NBA commissioner David Stern canceled the first two weeks of the 2011-12 regular season after several hours of meetings on Monday failed to result in a new labor deal.
Stern said he is canceling all scheduled regular season games through November 14 after the two sides met for seven hours on Monday.
Stern said the last-ditch effort to end the lockout of the players and begin the season on time failed because the two sides are miles apart on a number of key issues that need to be resolved.
"We just have a gulf that separates us," Stern said.
All of the NBA's 114 pre-season games have already been wiped out by the contract dispute.
"Despite extensive efforts, we have not been able to reach a new agreement with the players' union that allows all 30 teams to be able to compete for a championship while fairly compensating our players," the NBA said in a statement.
No new talks have been scheduled but owners and players said they planned to keep in touch.
Stern, deputy commissioner Adam Silver, owners Peter Holt of San Antonio, Glen Taylor of Minnesota and James Dolan of New York, and senior vice president and deputy general counsel Dan Rube represented the owners in talks on Monday. They met with union executive director Billy Hunter, president Derek Fisher of the Los Angeles Lakers and vice president Maurice Evans of the Washington Wizards, and lawyers Jeffrey Kessler and Ron Klempner.
The way it stands now the two sides may end up in court as each have accused the other of unfair labor practices which the National Labor Relations Board is looking into. The owners also filed a lawsuit in US federal court against the players union.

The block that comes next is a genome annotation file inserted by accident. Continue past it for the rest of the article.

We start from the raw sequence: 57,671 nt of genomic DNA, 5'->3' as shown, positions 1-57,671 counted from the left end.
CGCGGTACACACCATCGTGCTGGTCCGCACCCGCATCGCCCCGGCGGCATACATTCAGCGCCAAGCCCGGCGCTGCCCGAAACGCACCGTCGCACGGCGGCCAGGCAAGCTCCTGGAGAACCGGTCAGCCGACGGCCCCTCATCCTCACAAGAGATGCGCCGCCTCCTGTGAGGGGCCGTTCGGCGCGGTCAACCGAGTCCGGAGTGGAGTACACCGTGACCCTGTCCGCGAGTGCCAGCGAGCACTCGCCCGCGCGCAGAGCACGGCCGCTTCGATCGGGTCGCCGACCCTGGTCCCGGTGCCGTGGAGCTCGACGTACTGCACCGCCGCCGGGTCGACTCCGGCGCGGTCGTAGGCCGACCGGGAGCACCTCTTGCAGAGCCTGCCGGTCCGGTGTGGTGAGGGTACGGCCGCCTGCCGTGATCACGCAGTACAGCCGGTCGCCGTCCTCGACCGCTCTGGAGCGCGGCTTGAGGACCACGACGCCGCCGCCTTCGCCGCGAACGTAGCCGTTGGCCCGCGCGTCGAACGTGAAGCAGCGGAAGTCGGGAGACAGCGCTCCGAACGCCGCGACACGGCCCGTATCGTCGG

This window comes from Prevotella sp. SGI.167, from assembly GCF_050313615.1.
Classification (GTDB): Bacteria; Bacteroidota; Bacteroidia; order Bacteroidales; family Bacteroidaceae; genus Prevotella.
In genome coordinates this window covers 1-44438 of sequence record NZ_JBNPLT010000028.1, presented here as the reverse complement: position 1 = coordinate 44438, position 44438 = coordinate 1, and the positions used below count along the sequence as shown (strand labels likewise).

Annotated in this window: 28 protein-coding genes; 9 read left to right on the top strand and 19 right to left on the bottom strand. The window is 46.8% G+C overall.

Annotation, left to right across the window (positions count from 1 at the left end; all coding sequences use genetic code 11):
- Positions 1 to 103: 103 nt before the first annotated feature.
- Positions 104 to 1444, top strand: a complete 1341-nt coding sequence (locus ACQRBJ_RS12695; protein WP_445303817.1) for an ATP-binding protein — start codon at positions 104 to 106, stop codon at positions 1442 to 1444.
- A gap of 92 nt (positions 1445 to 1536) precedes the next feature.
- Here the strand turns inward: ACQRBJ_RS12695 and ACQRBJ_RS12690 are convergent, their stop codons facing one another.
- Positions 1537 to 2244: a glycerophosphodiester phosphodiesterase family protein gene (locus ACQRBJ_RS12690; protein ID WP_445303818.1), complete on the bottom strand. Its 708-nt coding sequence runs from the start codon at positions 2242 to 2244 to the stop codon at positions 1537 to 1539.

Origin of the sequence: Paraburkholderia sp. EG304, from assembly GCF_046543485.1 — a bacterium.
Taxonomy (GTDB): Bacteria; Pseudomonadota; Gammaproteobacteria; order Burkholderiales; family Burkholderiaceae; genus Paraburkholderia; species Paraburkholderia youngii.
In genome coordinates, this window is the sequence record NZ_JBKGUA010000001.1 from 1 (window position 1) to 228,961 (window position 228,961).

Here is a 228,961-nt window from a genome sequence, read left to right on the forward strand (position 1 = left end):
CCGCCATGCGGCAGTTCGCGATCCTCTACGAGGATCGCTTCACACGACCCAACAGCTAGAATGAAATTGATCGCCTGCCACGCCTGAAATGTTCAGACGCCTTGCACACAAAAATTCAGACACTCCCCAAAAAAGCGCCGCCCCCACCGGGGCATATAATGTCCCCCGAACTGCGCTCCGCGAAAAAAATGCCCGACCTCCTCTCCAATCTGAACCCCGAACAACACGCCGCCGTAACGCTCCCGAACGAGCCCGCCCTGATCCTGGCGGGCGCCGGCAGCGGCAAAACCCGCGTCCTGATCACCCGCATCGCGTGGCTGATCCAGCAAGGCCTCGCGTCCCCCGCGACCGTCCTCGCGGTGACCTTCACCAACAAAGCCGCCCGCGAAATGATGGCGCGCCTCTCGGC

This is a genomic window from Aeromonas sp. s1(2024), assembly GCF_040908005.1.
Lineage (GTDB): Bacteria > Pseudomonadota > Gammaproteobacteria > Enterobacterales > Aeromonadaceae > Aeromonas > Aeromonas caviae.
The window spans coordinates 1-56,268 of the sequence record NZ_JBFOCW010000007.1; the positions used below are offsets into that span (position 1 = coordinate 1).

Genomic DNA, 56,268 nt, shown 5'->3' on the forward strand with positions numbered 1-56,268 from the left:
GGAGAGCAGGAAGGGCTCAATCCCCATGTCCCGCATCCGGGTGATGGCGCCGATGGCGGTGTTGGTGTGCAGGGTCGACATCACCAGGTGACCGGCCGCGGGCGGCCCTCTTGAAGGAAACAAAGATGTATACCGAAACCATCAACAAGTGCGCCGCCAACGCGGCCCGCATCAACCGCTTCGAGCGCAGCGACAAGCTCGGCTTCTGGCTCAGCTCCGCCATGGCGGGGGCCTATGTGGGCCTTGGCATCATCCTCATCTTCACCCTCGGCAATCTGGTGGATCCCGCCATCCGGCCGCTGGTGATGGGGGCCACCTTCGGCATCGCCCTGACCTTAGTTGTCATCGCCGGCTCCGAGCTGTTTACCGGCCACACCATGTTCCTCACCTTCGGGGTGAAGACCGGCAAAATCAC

Union brass have so far decided not to decertify like their counterparts with the National Football League. Although the basketball players say they haven't ruled out that option.
The owners locked out the players July 1 when they couldn't reach a deal before the expiration of the old collective bargaining agreement. The NBA's opening night was scheduled for November 1.
The warring sides have met occasionally over the past few weeks as the NBA reportedly continued to insist it wouldn't move beyond the 50-50 split in league revenues that Stern proposed on Tuesday.
The union rejected that, saying players wouldn't resume talks with any preconditions.
Team owners and players have been haggling over how to divide $3.8 billion in annual revenues and over salary cap issues.
The gaps in their positions has been so wide it could now jeopardize the entire 2011-2012 campaign.
The only prior NBA season shortened due to money issues was in 1998-99 when the season was cut to 50 games per club because it took so long to reach a deal.
Only once in North American sports history has an entire season been lost to players and team owners being unable to agree upon financial terms, that being the National Hockey League's lost 2004-2005 campaign.